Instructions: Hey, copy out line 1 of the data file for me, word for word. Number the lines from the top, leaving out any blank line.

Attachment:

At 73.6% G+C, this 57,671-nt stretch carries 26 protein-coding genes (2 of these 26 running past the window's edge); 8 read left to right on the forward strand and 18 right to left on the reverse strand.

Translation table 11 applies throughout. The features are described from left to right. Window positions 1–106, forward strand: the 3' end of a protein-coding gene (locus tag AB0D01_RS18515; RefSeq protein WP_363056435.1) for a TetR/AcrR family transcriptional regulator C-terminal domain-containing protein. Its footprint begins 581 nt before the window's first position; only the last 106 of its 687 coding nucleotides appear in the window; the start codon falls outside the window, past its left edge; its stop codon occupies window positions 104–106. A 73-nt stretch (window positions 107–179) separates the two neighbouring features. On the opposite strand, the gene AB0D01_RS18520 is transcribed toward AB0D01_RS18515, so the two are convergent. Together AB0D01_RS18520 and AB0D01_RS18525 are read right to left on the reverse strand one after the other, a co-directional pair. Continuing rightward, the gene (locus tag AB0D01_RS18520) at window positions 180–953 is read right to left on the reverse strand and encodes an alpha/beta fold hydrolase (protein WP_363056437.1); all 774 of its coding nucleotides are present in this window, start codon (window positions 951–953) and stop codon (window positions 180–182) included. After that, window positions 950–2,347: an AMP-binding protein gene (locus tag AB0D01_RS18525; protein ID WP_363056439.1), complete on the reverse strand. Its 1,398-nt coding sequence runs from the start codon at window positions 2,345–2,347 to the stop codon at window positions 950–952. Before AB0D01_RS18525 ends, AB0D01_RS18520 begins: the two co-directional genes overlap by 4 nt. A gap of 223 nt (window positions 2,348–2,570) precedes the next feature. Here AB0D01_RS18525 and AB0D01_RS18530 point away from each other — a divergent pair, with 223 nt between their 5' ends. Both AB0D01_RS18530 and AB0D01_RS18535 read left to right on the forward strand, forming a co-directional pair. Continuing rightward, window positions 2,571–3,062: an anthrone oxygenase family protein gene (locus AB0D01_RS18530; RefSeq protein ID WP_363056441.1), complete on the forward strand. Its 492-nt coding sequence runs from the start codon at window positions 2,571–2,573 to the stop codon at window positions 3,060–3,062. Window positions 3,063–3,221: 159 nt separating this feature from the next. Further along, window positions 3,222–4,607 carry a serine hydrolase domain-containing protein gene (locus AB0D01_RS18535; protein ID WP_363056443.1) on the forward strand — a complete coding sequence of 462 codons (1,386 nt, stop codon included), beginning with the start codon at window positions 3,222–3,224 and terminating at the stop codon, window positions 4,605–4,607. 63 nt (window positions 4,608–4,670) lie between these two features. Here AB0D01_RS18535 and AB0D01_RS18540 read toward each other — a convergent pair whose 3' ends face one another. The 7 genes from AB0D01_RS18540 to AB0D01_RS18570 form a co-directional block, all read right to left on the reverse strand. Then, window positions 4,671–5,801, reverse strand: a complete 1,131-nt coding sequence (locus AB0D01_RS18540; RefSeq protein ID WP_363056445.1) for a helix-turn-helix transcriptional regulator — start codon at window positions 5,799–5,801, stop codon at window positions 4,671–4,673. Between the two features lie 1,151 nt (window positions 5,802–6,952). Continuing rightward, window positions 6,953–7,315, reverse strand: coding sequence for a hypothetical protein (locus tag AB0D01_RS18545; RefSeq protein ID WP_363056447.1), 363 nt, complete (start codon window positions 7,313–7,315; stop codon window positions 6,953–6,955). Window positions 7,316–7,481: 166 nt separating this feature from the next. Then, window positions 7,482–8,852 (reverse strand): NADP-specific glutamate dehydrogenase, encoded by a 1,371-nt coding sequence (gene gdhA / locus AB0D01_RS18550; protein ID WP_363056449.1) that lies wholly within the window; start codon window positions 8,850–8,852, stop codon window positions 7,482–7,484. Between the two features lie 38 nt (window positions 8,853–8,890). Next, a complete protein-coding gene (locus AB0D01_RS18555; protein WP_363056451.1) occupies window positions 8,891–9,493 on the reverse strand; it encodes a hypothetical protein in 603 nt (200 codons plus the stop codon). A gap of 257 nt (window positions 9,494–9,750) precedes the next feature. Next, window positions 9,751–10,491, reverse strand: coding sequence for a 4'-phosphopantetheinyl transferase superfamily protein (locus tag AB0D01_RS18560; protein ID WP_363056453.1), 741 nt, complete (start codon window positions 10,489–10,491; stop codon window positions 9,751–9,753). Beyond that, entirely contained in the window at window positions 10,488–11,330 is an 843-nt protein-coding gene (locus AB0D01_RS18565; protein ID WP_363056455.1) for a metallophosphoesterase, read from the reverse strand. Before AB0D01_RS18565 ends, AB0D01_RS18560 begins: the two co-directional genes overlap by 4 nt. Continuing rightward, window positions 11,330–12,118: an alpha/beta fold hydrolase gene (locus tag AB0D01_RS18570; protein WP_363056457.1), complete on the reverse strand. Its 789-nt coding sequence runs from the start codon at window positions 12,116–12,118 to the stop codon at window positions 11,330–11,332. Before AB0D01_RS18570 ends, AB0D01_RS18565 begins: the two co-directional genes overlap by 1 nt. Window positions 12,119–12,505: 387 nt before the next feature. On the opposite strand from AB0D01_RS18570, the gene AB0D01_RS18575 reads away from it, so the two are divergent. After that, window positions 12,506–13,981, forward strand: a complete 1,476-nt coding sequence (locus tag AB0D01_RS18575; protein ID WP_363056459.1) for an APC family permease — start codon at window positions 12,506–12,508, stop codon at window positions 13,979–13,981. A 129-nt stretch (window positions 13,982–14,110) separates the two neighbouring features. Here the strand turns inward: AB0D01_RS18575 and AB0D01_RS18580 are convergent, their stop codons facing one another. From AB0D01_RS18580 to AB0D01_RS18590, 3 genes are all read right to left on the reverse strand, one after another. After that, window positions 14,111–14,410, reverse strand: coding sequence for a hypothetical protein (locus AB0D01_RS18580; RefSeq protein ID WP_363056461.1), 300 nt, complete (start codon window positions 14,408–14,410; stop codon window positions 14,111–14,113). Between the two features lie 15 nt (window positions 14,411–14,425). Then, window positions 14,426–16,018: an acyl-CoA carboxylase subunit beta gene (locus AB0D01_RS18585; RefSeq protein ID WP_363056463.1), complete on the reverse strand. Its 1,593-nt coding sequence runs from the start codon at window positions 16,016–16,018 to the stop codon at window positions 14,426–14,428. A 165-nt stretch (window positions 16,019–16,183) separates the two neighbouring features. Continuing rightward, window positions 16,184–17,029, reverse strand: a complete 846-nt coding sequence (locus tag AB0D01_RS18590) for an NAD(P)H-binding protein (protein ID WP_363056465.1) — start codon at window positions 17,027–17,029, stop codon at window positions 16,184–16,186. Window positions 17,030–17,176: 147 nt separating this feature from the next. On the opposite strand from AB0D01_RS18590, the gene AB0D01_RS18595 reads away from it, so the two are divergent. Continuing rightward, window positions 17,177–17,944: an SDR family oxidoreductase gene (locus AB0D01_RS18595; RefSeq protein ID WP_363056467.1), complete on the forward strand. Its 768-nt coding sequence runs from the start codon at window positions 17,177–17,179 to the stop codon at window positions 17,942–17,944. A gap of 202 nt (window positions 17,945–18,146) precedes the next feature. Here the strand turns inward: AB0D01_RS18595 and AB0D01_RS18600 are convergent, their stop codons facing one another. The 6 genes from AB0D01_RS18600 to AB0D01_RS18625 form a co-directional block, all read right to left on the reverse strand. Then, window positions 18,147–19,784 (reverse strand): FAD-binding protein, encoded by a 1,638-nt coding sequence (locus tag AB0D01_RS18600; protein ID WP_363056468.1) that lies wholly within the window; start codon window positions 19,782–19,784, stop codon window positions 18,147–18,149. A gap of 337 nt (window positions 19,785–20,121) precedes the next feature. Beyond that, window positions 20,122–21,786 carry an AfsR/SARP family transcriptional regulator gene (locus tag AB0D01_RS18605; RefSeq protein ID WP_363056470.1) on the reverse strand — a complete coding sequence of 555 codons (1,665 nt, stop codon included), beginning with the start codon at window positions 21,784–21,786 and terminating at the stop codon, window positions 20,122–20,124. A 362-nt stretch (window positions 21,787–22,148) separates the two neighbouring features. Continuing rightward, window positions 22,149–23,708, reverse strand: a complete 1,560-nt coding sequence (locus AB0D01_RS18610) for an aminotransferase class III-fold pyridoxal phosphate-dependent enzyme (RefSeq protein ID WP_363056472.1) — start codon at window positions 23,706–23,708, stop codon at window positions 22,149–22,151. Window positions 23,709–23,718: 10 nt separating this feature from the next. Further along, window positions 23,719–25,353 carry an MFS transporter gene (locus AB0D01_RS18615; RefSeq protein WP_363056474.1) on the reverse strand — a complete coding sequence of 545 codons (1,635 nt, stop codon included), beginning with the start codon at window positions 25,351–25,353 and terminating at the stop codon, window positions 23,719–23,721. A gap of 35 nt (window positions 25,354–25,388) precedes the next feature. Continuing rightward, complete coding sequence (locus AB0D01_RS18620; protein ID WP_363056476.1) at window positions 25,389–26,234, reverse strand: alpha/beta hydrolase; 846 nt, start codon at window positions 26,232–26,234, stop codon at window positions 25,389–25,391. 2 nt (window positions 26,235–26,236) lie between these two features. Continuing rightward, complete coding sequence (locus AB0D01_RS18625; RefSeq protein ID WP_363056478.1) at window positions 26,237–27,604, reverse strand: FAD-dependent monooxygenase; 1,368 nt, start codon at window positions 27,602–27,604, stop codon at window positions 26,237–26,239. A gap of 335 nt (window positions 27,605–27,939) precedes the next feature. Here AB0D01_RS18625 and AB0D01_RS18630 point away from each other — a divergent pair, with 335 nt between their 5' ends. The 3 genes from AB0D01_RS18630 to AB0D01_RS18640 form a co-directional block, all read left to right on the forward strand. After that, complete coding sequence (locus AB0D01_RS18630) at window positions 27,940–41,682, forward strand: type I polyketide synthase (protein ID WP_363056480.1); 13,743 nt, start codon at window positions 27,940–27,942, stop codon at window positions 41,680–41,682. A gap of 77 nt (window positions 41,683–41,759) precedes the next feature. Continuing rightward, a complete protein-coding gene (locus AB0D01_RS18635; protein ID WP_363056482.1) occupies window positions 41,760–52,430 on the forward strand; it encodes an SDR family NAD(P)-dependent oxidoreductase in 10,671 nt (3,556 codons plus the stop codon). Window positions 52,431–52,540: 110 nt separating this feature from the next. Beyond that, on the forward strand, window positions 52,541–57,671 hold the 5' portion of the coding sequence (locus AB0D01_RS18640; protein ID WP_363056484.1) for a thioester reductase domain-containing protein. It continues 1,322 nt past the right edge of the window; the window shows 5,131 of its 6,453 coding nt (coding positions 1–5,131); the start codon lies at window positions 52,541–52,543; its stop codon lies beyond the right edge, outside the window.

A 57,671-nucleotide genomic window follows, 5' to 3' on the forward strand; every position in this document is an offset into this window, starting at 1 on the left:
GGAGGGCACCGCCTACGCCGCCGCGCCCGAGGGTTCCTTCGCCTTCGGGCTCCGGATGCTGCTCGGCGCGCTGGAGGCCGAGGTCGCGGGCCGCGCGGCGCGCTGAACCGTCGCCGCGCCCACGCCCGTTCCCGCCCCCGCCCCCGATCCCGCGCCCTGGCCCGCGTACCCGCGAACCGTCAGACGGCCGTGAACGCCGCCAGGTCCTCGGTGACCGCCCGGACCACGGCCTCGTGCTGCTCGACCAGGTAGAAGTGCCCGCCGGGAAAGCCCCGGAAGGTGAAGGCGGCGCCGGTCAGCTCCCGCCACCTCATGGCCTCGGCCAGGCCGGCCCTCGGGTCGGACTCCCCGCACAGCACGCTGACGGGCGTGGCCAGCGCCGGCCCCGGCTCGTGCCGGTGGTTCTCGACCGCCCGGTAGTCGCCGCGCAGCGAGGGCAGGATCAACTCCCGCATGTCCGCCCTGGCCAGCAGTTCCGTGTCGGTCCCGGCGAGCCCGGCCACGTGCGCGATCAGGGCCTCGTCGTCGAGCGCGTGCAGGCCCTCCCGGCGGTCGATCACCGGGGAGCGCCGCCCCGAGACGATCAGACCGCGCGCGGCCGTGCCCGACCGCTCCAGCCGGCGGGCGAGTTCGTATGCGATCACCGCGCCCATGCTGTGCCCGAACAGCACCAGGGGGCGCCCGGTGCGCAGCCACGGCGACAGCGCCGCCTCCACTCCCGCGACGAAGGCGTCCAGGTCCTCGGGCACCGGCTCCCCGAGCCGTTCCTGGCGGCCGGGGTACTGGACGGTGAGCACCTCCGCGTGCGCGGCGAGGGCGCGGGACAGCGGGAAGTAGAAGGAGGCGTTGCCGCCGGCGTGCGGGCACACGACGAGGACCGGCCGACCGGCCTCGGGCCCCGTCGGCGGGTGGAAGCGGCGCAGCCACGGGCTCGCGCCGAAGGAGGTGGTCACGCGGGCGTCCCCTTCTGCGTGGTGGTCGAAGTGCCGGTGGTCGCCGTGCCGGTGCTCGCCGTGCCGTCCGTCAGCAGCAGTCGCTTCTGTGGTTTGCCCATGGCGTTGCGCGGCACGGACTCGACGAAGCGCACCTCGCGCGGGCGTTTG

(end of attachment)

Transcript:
At 73.6% G+C, this 57,671-nt stretch carries 26 protein-coding genes (2 of these 26 running past the window's edge); 8 read left to right on the forward strand and 18 right to left on the reverse strand.